The meeting of the EG took place on 27 April 2016 and was attended by representatives of international and non-governmental organizations in the forestry and energy sector including, among others, certification schemes (FSC and PEFC), the paper industry, private forest owners, European biomass associations, energy holdings, NGO’s and EUSTAFOR. Mr Damian Zielinski from Lasy Panstwowe (Poland) represented EUSTAFOR at this meeting based on an invitation by DG AGRI. The memo from the meeting is available on EUSTAFOR’s Intranet under this link.
As part of the preparation for this policy initiative, the Commission held a stakeholder meeting on 12 May 2016 to discuss relevant aspects of biomass sustainability with stakeholders. The agenda and presentations delivered at this meeting are available under this link.
Currently the Commission is working on the Impact Assessment and its Communication to the Council and the European Parliament with a legislative proposal expected by the end of 2016.
In the context of the Commission’s ongoing work on this portfolio, Politico published a Special Report addressing the role of renewables in the EU bioenergy policy. Chapter 3: “Trees are green, but burning them isn’t” discusses the use of biomass from forests in bioenergy generation and challenges the carbon neutrality of woody biomass. Read the Report under this link.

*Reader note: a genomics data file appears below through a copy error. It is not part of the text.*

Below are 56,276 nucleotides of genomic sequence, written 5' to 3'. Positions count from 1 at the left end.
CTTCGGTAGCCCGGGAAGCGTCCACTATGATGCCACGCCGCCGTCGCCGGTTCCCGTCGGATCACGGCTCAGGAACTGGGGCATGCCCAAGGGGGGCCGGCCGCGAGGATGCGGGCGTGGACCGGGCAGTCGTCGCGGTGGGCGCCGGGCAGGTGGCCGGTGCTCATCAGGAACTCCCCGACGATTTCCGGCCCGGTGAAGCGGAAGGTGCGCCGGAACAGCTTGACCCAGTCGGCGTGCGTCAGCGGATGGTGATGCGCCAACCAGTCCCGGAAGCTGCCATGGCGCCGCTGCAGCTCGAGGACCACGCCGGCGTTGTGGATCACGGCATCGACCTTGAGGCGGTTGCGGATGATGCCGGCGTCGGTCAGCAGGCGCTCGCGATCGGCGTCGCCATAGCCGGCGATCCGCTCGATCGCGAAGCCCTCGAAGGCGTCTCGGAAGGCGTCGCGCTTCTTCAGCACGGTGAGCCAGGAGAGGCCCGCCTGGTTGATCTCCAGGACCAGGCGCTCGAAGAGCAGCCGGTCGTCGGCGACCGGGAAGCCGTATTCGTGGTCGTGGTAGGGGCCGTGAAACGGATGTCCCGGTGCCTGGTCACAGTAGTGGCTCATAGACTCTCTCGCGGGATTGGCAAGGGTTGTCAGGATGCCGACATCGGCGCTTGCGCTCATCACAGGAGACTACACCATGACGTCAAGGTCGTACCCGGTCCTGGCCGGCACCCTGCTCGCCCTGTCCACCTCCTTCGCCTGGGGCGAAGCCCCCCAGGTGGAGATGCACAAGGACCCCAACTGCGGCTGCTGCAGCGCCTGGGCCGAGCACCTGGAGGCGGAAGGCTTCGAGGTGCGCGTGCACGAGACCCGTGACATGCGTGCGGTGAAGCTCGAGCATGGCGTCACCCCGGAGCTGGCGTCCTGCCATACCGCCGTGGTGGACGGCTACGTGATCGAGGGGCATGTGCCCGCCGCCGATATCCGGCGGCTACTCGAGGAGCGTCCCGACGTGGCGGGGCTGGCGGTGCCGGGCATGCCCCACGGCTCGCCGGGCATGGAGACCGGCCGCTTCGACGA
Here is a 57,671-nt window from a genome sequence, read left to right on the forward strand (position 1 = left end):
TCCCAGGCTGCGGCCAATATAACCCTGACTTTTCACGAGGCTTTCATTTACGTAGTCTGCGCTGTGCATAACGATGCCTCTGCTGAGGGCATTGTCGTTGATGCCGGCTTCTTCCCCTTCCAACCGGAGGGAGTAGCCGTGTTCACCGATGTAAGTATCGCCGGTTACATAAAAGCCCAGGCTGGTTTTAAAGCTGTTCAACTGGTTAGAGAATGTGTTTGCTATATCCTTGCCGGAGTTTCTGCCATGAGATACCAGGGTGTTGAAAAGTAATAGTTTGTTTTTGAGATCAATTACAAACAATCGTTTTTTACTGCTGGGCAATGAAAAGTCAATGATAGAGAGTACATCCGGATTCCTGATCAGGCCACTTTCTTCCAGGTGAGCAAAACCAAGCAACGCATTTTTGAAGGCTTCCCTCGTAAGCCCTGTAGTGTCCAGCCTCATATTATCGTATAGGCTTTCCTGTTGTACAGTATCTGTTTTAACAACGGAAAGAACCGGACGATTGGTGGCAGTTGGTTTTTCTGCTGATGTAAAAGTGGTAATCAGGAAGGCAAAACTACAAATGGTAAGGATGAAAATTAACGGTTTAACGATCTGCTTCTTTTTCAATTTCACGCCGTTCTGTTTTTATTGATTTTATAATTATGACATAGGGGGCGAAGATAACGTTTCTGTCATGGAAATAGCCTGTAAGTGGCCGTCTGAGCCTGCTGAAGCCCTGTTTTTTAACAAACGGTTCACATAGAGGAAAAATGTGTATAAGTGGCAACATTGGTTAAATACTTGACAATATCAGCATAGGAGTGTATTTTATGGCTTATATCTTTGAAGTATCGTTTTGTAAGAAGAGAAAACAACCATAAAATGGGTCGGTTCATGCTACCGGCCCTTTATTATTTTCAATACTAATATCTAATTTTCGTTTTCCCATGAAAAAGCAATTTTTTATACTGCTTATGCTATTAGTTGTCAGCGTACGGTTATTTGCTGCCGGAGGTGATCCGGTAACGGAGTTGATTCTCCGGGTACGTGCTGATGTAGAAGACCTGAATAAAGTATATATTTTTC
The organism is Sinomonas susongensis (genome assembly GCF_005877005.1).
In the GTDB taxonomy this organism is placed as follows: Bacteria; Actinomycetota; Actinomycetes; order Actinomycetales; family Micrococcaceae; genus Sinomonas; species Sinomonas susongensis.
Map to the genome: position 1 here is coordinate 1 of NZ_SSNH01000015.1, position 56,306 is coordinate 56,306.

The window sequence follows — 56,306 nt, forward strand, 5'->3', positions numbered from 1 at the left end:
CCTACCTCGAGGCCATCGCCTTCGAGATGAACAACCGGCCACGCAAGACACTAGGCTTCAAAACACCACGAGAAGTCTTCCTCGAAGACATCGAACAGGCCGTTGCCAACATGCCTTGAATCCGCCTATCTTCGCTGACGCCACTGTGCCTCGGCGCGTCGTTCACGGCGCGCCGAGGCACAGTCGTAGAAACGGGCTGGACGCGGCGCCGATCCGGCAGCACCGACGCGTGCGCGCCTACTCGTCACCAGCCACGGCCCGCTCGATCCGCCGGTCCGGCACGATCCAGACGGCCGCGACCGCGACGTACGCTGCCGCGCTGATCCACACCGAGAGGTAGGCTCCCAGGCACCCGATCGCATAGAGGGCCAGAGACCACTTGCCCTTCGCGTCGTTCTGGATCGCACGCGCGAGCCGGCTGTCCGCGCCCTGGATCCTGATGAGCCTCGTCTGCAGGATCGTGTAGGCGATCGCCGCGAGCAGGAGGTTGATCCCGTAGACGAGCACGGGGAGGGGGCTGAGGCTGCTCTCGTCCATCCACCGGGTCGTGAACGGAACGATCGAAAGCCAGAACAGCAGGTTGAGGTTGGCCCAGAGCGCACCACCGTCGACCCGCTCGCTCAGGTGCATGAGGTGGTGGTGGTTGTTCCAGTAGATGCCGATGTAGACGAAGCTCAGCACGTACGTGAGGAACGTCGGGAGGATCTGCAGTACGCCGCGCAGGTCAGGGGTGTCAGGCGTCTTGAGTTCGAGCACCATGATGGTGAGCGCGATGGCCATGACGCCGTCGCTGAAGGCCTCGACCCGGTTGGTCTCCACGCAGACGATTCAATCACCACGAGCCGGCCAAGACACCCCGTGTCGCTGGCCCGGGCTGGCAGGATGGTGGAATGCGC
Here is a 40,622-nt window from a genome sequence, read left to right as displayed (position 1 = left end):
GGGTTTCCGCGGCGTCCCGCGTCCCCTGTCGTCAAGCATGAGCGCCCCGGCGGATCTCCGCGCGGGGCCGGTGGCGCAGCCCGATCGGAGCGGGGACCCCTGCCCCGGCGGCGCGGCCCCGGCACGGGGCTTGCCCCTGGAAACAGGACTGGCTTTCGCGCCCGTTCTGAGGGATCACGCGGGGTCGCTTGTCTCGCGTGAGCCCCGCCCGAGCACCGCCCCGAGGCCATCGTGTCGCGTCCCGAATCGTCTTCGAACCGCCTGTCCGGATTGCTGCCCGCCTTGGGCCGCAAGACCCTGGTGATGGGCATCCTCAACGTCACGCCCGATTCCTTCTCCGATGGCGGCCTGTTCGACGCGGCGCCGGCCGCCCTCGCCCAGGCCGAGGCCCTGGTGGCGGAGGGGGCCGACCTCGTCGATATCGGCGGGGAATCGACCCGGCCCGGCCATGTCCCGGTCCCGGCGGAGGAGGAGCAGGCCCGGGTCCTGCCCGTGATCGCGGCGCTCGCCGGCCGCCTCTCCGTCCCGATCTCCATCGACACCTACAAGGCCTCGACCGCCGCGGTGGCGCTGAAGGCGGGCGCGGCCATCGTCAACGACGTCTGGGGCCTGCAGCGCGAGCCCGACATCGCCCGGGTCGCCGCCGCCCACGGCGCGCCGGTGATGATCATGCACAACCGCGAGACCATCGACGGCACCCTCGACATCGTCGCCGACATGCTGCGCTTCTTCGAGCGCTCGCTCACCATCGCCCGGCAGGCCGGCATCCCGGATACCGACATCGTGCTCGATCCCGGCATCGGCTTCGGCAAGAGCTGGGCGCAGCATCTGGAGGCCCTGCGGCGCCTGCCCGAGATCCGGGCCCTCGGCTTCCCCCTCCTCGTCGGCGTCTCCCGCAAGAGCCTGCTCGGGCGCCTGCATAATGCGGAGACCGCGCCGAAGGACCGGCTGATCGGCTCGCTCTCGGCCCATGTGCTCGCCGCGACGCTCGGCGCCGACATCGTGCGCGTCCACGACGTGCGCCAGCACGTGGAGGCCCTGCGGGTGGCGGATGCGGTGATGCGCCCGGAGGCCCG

The meeting of the Civil Dialogue Group (CDG) on Forestry and Cork took place on 9 June 2016 in Brussels. CDG Chair Bernard Budil presented two important documents to the participants, which they subsequently approved. The documents were:
- A Resolution: Strengthen the role of forests in the EU 2030 Climate and Energy Framework
- An Opinion: The role of forests in the strategic approaches to EU agricultural research and innovation
Having been formally adopted by the group, both documents will be transferred to the relevant Commission services.
The CDG also exchanged views on the Bioenergy Sustainability Policy, the review of the Bioeconomy Strategy and the results from the Eurobarometer campaign.
Information points included the European Commission’s conclusions on the Final Report on the implementation of EU Timber Regulation, on the follow-up of the EU Forest Strategy and the Multiannual Implementation Plan (MAP), two research studies on “The optimised cascading use of wood” (DG CROWTH) and on the “Carbon impacts of biomass consumed in the EU: quantitative assessment” (DG ENER) as well as on the list of Invasive Alien Species, recently revised by the European Commission.
All documents and presentations relevant for this meeting are available on EUSTAFOR’s Intranet under this link.